# Matrix (mathematics)

*For the***square matrix***section, see*square matrix.

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In mathematics, a **matrix** (plural **matrices**) is a rectangular table of numbers or, more generally, of elements of a ring-like algebraic structure. In this article, the entries of a matrix are real or complex numbers unless otherwise noted.

Matrices are useful to record data that depend on two parameters, and to keep track of the coefficients of systems of linear equations and linear transformations.

For the development and applications of matrices, see matrix theory.

## Contents

## Definitions and notations

The horizontal lines in a matrix are called **rows** and the vertical lines are called **columns**. A matrix with *m* rows and *n* columns is called an *m*-by-*n* matrix (or *m*×*n* matrix) and *m* and *n* are called its **dimensions**. The dimensions of a matrix are always given with the number of rows first, then the number of columns.

The entry of a matrix *A* that lies in the *i* -th row and the *j*-th column is called the *i,j* entry or (*i*,*j*)-th entry of *A*. This is written as *A*_{i,j} or *A*[*i,j*].

We often write to define an *m* × *n* matrix *A* with each entry in the matrix *A*[*i,j*] called *a*_{ij} for all 1 ≤ *i* ≤ *m* and 1 ≤ *j* ≤ *n*. However, the convention that the indices *i* and *j* start at 1 is not universal: some programming languages start at zero, in which case we have 0 ≤ *i* ≤ *m* − 1 and 0 ≤ *j* ≤ *n* − 1.

A matrix where one of the dimensions equals one is often called a *vector*, and interpreted as an element of real coordinate space. A 1 × *n* matrix (one row and *n* columns) is called a row vector, and an *m* × 1 matrix (one column and *m* rows) is called a column vector.

## Example

The matrix

is a 4×3 matrix. The element *A*[2,3] or *a*_{2,3} is 7.

The matrix

is a 1×9 matrix, or 9-element row vector.

## Adding and multiplying matrices

### Sum

*Main article: Matrix addition*

Given *m*-by-*n* matrices *A* and *B*, their **sum** *A + B* is the *m*-by-*n* matrix computed by adding corresponding elements (i.e. (*A + B*)[*i, j*] = *A*[*i, j*] + *B*[*i, j*] ). For example:

Another, much less often used notion of matrix addition is the direct sum.

### Scalar multiplication

*Main article: Matrix multiplication*

Given a matrix *A* and a number *c*, the **scalar multiplication** *cA* is computed by multiplying the scalar *c* by every element of *A* (i.e. (*cA*)[*i*, *j*] = *cA*[*i*, *j*] ). For example:

### Matrix multiplication

*Main article: Matrix multiplication*

**Multiplication** of two matrices is well-defined only if the number of columns of the first matrix is the same as the number of rows of the second matrix. If *A* is an *m*-by-*n* matrix and *B* is an *n*-by-*p* matrix, then their **matrix product** *AB* is the *m*-by-*p* matrix (*m* rows, *p* columns) given by:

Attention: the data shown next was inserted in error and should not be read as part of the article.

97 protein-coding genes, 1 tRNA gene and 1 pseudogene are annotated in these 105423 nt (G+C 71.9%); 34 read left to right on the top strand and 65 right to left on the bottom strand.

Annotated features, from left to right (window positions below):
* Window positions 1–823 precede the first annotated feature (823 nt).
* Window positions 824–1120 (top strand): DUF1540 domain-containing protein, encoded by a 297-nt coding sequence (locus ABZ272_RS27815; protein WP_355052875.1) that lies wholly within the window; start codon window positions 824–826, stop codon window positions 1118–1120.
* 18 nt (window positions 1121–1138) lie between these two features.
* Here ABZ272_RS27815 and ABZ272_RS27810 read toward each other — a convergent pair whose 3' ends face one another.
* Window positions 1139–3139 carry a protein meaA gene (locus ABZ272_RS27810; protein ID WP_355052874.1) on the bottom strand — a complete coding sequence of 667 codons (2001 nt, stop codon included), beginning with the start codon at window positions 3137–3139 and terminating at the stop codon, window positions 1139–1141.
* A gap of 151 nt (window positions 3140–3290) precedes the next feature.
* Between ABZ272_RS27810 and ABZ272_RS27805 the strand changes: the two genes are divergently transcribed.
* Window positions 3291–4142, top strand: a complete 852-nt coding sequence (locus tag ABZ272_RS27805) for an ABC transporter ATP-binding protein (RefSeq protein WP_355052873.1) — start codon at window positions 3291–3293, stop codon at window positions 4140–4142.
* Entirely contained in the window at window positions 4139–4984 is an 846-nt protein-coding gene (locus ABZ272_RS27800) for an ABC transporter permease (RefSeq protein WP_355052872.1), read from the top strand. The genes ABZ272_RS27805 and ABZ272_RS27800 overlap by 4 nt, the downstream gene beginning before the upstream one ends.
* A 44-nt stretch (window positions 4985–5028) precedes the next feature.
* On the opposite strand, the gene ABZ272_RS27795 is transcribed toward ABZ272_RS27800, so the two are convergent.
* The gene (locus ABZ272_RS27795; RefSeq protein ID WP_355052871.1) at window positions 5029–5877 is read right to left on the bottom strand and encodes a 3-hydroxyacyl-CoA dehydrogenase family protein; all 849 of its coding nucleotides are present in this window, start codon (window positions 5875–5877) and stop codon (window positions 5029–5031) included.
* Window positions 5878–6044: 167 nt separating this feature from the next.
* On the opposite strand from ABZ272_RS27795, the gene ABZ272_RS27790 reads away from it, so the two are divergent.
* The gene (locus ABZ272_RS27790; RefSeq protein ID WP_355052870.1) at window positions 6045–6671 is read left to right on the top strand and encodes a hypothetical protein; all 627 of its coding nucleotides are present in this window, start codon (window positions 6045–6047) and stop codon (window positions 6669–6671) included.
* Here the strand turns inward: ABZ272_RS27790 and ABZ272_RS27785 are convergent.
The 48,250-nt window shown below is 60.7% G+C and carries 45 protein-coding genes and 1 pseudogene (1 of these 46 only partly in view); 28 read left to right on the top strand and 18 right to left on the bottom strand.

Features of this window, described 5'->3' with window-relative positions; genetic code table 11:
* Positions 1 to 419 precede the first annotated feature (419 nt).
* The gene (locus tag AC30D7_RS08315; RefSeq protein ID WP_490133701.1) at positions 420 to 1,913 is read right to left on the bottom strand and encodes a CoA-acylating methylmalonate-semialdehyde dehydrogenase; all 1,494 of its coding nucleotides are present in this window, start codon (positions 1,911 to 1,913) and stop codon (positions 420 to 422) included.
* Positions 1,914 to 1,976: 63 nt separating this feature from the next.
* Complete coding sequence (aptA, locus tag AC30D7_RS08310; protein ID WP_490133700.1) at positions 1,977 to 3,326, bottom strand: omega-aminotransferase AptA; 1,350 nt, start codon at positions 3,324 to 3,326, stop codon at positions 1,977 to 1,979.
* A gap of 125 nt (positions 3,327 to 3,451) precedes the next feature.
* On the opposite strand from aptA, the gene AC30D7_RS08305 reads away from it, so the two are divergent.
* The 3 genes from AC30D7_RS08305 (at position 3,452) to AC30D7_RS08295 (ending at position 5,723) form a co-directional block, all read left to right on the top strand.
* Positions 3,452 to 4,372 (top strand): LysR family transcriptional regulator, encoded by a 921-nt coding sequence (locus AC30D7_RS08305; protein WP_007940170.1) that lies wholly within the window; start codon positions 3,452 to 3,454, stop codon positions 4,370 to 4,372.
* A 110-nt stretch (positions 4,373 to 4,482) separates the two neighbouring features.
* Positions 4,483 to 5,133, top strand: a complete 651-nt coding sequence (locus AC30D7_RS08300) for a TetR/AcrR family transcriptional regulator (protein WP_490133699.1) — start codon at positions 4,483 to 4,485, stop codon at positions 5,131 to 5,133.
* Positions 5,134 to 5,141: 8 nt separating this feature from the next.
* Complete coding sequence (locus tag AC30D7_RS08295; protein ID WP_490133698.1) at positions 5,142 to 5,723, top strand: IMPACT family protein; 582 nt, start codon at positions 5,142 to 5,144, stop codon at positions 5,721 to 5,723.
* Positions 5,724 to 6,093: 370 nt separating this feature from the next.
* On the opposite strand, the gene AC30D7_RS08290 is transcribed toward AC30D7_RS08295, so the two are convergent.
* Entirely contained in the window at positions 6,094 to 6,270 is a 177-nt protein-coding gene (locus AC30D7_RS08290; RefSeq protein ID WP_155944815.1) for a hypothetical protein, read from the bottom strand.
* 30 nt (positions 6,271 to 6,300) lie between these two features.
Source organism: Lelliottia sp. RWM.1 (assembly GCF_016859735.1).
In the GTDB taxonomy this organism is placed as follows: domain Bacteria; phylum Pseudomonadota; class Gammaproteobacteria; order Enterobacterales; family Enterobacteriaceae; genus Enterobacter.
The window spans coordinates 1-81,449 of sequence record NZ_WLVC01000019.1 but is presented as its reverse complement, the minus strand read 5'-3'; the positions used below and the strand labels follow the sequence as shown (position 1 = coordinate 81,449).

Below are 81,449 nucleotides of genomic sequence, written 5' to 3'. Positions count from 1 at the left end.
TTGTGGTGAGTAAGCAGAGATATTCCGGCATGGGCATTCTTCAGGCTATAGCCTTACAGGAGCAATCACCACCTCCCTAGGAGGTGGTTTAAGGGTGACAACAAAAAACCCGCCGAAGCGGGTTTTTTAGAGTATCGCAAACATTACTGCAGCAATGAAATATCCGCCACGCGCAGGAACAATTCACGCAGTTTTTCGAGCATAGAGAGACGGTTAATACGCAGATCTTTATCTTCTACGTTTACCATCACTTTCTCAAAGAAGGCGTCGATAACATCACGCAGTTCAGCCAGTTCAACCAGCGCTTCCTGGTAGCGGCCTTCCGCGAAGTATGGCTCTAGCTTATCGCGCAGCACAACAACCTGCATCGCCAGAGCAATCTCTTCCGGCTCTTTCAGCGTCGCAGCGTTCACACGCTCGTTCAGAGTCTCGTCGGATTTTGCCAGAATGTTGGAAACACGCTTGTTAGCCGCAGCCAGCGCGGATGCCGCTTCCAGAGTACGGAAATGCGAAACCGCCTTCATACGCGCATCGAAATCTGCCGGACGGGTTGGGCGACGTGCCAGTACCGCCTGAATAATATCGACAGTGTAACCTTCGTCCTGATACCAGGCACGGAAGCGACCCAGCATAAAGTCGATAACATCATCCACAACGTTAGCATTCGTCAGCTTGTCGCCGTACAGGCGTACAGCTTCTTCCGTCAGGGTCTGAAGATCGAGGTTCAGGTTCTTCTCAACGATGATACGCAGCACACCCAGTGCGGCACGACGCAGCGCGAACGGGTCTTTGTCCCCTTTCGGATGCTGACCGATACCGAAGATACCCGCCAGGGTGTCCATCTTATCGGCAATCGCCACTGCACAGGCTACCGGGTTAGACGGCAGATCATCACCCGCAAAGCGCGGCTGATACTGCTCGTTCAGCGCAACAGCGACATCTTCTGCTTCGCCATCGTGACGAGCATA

for each pair *i* and *j*.

For example:

These two operations turn the set M(*m*, *n*, **R**) of all *m*-by-*n* matrices with real entries into a real vector space of dimension *mn*.

Matrix multiplication has the following properties:

- (
*AB*)*C*=*A*(*BC*) for all*k*-by-*m*matrices*A*,*m*-by-*n*matrices*B*and*n*-by-*p*matrices*C*("associativity"). - (
*A + B*)*C*=*AC*+*BC*for all*m*-by-*n*matrices*A*and*B*and*n*-by-*k*matrices*C*("right distributivity"). *C*(*A + B*) =*CA*+*CB*for all*m*-by-*n*matrices*A*and*B*and*k*-by-*m*matrices*C*("left distributivity").

It is important to note that commutativity does *not* generally hold; that is, given matrices *A* and *B* and their product defined, then generally *AB* ≠ *BA*.

## Linear transformations, ranks and transpose

*Main article: Transformation matrix*

Matrices can conveniently represent linear transformations because matrix multiplication neatly corresponds to the composition of maps, as will be described next. This same property makes them powerful data structures in high-level programming languages.

Here and in the sequel we identify **R**^{n} with the set of "rows" or *n*-by-1 matrices.
For every linear map *f* : **R**^{n} `->` **R**^{m} there exists a unique *m*-by-*n* matrix *A* such that *f*(*x*) = *Ax* for all *x* in **R**^{n}.
We say that the matrix *A* "represents" the linear map *f*.
Now if the *k*-by-*m* matrix *B* represents another linear map *g* : **R**^{m} → **R**^{k}, then the linear map *g* o *f* is represented by *BA*. This follows from the above-mentioned associativity of matrix multiplication.

More generally, a linear map from an *n*-dimensional vector space to an *m*-dimensional vector space is represented by an *m*-by-*n* matrix, provided that bases have been chosen for each.

The rank of a matrix *A* is the dimension of the image of the linear map represented by *A*; this is the same as the dimension of the space generated by the rows of *A*, and also the same as the dimension of the space generated by the columns of *A*.

The transpose of an *m*-by-*n* matrix *A* is the *n*-by-*m* matrix *A*^{tr} (also sometimes written as *A*^{T} or ^{t}*A*) formed by turning rows into columns and columns into rows, i.e. *A*^{tr}[*i*, *j*] = *A*[*j*, *i*] for all indices *i* and *j*. If *A* describes a linear map with respect to two bases, then the matrix *A*^{tr} describes the transpose of the linear map with respect to the dual bases, see dual space.

We have (*A + B*)^{tr} = *A*^{tr} + *B*^{tr} and (*AB*)^{tr} = *B*^{tr} * *A*^{tr}.

A **square matrix** is a matrix which has the same number of rows and columns. The set of all square *n*-by-*n* matrices, together with matrix addition and matrix multiplication is a ring. Unless *n* = 1, this ring is not commutative.